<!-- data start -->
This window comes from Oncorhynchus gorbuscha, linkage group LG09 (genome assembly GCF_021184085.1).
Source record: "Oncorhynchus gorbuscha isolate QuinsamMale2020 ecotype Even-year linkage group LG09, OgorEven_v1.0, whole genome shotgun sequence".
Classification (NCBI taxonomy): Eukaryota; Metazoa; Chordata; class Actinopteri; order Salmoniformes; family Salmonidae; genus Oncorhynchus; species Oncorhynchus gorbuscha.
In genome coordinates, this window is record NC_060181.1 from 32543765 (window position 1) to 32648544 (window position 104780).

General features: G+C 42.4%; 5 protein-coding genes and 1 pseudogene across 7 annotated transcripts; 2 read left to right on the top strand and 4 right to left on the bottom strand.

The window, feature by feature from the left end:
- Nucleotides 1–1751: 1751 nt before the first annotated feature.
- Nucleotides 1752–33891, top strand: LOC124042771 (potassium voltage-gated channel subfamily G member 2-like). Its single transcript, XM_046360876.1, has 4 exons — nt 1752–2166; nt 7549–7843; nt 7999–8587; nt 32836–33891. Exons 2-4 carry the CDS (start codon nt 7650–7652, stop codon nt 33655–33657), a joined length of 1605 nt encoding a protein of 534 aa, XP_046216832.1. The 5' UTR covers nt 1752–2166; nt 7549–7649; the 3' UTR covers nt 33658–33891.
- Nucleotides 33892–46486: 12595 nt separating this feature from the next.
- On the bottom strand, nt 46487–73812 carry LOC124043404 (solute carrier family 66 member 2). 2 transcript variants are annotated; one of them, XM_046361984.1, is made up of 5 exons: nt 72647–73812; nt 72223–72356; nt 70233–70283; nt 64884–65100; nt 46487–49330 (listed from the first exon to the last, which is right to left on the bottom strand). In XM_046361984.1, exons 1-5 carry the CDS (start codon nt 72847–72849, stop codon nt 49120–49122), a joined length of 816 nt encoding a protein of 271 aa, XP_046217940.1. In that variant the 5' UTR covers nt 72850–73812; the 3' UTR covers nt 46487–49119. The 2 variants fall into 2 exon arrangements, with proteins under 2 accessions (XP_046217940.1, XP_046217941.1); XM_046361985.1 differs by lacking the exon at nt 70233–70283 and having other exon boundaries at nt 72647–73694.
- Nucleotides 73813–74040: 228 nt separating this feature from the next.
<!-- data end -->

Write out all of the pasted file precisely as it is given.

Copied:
This window comes from Oncorhynchus gorbuscha, linkage group LG09 (genome assembly GCF_021184085.1).
Source record: "Oncorhynchus gorbuscha isolate QuinsamMale2020 ecotype Even-year linkage group LG09, OgorEven_v1.0, whole genome shotgun sequence".
Classification (NCBI taxonomy): Eukaryota; Metazoa; Chordata; class Actinopteri; order Salmoniformes; family Salmonidae; genus Oncorhynchus; species Oncorhynchus gorbuscha.
In genome coordinates, this window is record NC_060181.1 from 32543765 (window position 1) to 32648544 (window position 104780).

General features: G+C 42.4%; 5 protein-coding genes and 1 pseudogene across 7 annotated transcripts; 2 read left to right on the top strand and 4 right to left on the bottom strand.

The window, feature by feature from the left end:
- Nucleotides 1–1751: 1751 nt before the first annotated feature.
- Nucleotides 1752–33891, top strand: LOC124042771 (potassium voltage-gated channel subfamily G member 2-like). Its single transcript, XM_046360876.1, has 4 exons — nt 1752–2166; nt 7549–7843; nt 7999–8587; nt 32836–33891. Exons 2-4 carry the CDS (start codon nt 7650–7652, stop codon nt 33655–33657), a joined length of 1605 nt encoding a protein of 534 aa, XP_046216832.1. The 5' UTR covers nt 1752–2166; nt 7549–7649; the 3' UTR covers nt 33658–33891.
- Nucleotides 33892–46486: 12595 nt separating this feature from the next.
- On the bottom strand, nt 46487–73812 carry LOC124043404 (solute carrier family 66 member 2). 2 transcript variants are annotated; one of them, XM_046361984.1, is made up of 5 exons: nt 72647–73812; nt 72223–72356; nt 70233–70283; nt 64884–65100; nt 46487–49330 (listed from the first exon to the last, which is right to left on the bottom strand). In XM_046361984.1, exons 1-5 carry the CDS (start codon nt 72847–72849, stop codon nt 49120–49122), a joined length of 816 nt encoding a protein of 271 aa, XP_046217940.1. In that variant the 5' UTR covers nt 72850–73812; the 3' UTR covers nt 46487–49119. The 2 variants fall into 2 exon arrangements, with proteins under 2 accessions (XP_046217940.1, XP_046217941.1); XM_046361985.1 differs by lacking the exon at nt 70233–70283 and having other exon boundaries at nt 72647–73694.
- Nucleotides 73813–74040: 228 nt separating this feature from the next.